A powerful storm system is expected to impact the Plains on Friday and into the weekend which will bring severe weather and another snowstorm with possible blizzard conditions that could target the same areas hit hard last week by a similar storm.
The jet stream will take a sharp, southward plunge and will charge eastward out of the western U.S. and into the Plains, where an area of low pressure will develop.
This low-pressure system will strengthen as it pulls in warm, humid air from the Gulf of Mexico on its southern side and colder air from the Canadian Prairies on its northern side.
When this type of weather pattern occurs in the spring, it typically results in a sprawling spring storm with both severe thunderstorms and heavy snow – just like we saw last week when more than five-dozen tornadoes hit the Plains, Midwest and South and an April blizzard buried parts of Montana and North Dakota under 3 to 4 feet of snow.
Here's what to expect from both the severe weather and snowstorm threats in the Plains.
Severe weather threat
One or two squall lines could develop across parts of the Central Plains Friday afternoon into Friday night, posing a risk for hail and damaging wind gusts.
Additional thunderstorm activity spreading north of the lower and mid-Missouri Valley into portions of the upper Midwest might pose a risk for large hail as well.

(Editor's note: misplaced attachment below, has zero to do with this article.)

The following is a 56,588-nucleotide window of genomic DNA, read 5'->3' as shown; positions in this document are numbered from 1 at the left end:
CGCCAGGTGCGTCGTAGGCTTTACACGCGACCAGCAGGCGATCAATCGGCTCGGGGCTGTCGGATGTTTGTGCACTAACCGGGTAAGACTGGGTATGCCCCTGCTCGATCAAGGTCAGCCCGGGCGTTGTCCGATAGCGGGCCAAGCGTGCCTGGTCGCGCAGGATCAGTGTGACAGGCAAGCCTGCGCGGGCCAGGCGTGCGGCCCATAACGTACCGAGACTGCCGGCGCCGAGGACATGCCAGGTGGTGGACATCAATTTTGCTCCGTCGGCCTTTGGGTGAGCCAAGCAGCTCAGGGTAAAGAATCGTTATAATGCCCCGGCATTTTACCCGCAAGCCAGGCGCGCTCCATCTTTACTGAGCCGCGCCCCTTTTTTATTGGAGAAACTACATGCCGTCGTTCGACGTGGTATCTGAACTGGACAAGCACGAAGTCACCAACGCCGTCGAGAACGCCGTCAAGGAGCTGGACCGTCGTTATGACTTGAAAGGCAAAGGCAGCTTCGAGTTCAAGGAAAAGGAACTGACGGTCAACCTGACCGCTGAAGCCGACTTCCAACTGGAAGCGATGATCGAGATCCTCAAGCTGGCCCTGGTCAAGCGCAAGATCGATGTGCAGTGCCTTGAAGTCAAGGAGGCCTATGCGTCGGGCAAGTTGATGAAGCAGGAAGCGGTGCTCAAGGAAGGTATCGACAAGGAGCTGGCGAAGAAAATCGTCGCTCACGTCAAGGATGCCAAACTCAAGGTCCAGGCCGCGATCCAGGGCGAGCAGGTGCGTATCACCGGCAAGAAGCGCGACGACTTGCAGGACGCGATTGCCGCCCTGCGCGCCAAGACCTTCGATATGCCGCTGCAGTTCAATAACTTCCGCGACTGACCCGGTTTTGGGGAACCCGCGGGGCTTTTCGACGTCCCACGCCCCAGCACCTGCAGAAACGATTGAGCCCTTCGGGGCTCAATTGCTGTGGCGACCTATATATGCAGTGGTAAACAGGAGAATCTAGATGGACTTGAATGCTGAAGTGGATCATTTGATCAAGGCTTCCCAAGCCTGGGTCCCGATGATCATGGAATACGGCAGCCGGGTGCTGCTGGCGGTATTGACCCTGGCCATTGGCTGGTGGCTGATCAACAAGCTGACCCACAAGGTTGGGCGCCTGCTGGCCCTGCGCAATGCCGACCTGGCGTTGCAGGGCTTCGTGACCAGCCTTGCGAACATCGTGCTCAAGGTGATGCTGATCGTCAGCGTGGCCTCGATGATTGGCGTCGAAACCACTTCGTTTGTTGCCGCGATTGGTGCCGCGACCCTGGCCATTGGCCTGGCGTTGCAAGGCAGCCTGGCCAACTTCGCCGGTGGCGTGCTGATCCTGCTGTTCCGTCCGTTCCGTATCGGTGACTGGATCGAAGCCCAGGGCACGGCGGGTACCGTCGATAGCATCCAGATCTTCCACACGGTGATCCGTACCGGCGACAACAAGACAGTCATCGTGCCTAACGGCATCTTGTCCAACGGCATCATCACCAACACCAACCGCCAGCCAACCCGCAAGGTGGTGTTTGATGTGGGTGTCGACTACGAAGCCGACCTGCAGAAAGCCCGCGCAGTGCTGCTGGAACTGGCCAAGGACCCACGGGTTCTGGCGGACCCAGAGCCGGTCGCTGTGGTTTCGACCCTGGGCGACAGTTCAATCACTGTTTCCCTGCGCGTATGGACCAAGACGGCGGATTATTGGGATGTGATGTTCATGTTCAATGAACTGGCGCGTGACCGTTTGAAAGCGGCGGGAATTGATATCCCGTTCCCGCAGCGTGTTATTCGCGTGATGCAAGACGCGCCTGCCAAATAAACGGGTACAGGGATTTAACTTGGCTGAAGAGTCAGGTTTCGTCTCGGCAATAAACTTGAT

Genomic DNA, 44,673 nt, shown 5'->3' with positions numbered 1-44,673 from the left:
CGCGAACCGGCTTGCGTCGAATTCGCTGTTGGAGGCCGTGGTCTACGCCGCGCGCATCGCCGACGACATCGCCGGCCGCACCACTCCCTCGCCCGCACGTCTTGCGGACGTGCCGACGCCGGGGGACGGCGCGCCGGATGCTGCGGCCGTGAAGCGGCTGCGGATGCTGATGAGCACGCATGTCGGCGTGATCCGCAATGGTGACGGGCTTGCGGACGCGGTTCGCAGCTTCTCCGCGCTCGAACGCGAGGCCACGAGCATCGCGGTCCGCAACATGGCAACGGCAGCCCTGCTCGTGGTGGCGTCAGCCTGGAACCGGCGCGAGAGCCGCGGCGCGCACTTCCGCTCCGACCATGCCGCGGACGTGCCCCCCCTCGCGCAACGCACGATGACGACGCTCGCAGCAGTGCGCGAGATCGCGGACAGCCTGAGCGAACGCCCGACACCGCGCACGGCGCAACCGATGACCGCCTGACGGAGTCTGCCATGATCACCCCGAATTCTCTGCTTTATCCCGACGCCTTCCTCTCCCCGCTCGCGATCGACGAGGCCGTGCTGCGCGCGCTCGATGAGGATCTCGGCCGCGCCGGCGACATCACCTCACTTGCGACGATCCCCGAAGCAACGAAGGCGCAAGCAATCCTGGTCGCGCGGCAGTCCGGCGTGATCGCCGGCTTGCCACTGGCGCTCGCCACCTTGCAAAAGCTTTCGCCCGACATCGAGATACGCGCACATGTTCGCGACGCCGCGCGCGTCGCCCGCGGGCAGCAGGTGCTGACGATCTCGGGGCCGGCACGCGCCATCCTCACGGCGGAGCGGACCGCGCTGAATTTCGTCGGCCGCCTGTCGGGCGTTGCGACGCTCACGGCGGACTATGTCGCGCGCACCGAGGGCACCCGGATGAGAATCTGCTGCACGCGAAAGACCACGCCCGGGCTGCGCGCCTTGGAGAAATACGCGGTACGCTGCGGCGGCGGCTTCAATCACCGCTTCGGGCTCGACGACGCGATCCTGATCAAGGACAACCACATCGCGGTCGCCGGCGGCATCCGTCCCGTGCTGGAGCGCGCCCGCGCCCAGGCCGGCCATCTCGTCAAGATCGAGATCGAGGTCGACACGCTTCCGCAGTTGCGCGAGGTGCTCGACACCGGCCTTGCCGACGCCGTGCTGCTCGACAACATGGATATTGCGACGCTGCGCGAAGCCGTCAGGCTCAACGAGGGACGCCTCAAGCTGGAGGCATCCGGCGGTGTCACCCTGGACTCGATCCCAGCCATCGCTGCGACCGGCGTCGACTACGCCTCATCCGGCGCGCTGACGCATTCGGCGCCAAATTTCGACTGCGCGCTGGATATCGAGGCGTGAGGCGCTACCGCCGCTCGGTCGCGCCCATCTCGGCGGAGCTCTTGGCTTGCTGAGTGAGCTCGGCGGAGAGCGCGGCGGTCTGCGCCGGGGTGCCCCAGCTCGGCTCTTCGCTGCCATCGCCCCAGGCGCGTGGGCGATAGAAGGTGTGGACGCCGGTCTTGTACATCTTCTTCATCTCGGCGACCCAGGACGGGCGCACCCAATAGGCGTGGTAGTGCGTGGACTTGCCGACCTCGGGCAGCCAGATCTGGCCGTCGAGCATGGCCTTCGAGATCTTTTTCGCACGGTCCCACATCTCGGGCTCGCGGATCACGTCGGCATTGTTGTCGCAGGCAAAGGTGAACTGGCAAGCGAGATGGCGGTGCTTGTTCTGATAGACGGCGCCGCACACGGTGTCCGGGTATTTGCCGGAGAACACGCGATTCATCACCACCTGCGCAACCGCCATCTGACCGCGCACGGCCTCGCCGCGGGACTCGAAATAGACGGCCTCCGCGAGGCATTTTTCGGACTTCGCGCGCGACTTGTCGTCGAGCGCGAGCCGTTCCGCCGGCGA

Severe thunderstorms are possible late Saturday afternoon into the evening from parts of central and eastern Oklahoma through eastern Kansas, northwestern Missouri, Iowa and across Minnesota.
Damaging wind gusts and hail appear to be the main threats once again, but a tornado or two cannot be ruled out.
The risk for severe weather will turn more isolated Sunday and Monday as this system slowly moves eastward. However, the threat of heavy rain will raise flooding concerns from North Texas and eastern Oklahoma to the Ozarks and mid-Mississippi Valley.
Before arriving in the Plains, the storm system will bring beneficial rain and snow to parts of the West and Rockies through Friday.
Snow will then spread across portions of Wyoming, Montana and the western Dakotas Friday night into Saturday. Farther east, rain could change to snow in central and eastern North Dakota and northern South Dakota by Saturday night or Sunday.
The National Weather Service has already issued Winter Storm Watches from southern and eastern Montana into north-central and northeastern Wyoming, western and north-central North Dakota and western South Dakota.
The higher terrain of Wyoming, eastern Montana and western and northern North Dakota will likely pick up the most snowfall with this storm. At least 6 inches of heavy, wet snow could pile up in these areas, with the potential for a foot or more in the highest elevations.
Some areas could even see nearly two feet of fresh snow.
High winds overlapping with the snow might also produce blowing and drifting snow and blizzard conditions resulting in low visibility and dangerous driving conditions.
While this won't be as bad as last week's crippling blizzard in terms of snow totals in the Northern Plains, it will only add to the misery for those who just dug themselves out.
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